The "Compatible Time-Sharing System" was an operating system written by a team of MIT programmers led by Prof. Fernando J. Corbato.
CTSS originally was presented in a paper at the 1962 Spring Joint Computer Conference, even though the software wasn't quite working. By the time of the summer study it worked.
The hardware that made CTSS run added several instructions and a memory boundary register to the processor: and two 32K core memory banks, instead of one. Core bank 'A' held the CTSS supervisor, and 'B' was used for user programs. Many instructions were forbidden: I/O instructions; attempts to switch core banks; executing them caused the machine to trap.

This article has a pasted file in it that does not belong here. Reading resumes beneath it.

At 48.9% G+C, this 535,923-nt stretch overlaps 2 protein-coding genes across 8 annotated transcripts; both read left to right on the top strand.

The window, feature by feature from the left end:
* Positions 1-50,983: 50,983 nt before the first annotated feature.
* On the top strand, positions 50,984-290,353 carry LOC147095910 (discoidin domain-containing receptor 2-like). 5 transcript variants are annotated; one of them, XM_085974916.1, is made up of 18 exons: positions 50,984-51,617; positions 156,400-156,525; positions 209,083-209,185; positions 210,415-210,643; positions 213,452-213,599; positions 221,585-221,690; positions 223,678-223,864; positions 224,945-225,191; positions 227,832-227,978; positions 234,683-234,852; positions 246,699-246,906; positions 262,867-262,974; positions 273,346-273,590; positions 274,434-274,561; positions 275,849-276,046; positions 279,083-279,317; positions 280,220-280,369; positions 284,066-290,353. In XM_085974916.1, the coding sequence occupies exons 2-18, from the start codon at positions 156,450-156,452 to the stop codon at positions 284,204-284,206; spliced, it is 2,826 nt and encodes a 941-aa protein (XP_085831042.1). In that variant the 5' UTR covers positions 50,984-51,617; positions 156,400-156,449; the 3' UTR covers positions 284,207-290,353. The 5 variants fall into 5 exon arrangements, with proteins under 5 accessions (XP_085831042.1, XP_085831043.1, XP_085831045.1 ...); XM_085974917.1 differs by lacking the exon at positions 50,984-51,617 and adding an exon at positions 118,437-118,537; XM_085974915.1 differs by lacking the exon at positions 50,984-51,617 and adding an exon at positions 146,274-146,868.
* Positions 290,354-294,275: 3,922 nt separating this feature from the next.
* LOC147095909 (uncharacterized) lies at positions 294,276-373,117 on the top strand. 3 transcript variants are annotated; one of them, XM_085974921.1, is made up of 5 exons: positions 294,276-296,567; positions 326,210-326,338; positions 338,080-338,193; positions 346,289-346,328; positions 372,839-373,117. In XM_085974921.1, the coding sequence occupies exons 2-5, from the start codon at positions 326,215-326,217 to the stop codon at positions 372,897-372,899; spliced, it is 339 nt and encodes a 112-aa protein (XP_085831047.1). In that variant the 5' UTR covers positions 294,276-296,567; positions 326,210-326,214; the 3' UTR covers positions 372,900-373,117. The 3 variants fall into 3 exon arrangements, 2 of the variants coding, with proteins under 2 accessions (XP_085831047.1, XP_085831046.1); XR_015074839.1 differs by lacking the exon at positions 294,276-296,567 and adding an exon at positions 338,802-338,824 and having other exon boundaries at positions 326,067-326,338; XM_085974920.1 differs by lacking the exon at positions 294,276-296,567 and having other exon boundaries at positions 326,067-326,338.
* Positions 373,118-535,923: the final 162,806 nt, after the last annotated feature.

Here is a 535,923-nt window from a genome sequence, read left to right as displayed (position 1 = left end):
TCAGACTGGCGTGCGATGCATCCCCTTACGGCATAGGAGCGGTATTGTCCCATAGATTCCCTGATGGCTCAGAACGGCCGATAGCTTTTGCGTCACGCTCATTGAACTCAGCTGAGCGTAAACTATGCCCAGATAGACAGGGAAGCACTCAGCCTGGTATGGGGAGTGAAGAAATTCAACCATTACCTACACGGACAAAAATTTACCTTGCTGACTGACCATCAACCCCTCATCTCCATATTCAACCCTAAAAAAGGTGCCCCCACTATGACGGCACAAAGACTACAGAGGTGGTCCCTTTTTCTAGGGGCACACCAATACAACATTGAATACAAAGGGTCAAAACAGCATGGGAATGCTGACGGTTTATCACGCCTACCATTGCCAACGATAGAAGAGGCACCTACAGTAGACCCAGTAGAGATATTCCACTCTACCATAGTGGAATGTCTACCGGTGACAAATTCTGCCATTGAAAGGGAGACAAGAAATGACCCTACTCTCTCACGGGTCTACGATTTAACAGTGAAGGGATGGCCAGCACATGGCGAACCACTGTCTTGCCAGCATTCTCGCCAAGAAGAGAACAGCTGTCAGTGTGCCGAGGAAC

CTSS was "compatible" in the sense that FMS could be run in B-core as a "background" user, nearly as efficiently as on a bare machine. Background could access some tape units and had a full 32K core image. This feature allowed the computer users to make the transition from batch to timesharing gradually, and to retain the ability to run "dusty decks" and software from other institutions.
The plan was to use CTSS to support Multics development, and the last big CTSS project was a new, much better, file system, to ensure that the system would be adequate to support Multics development.
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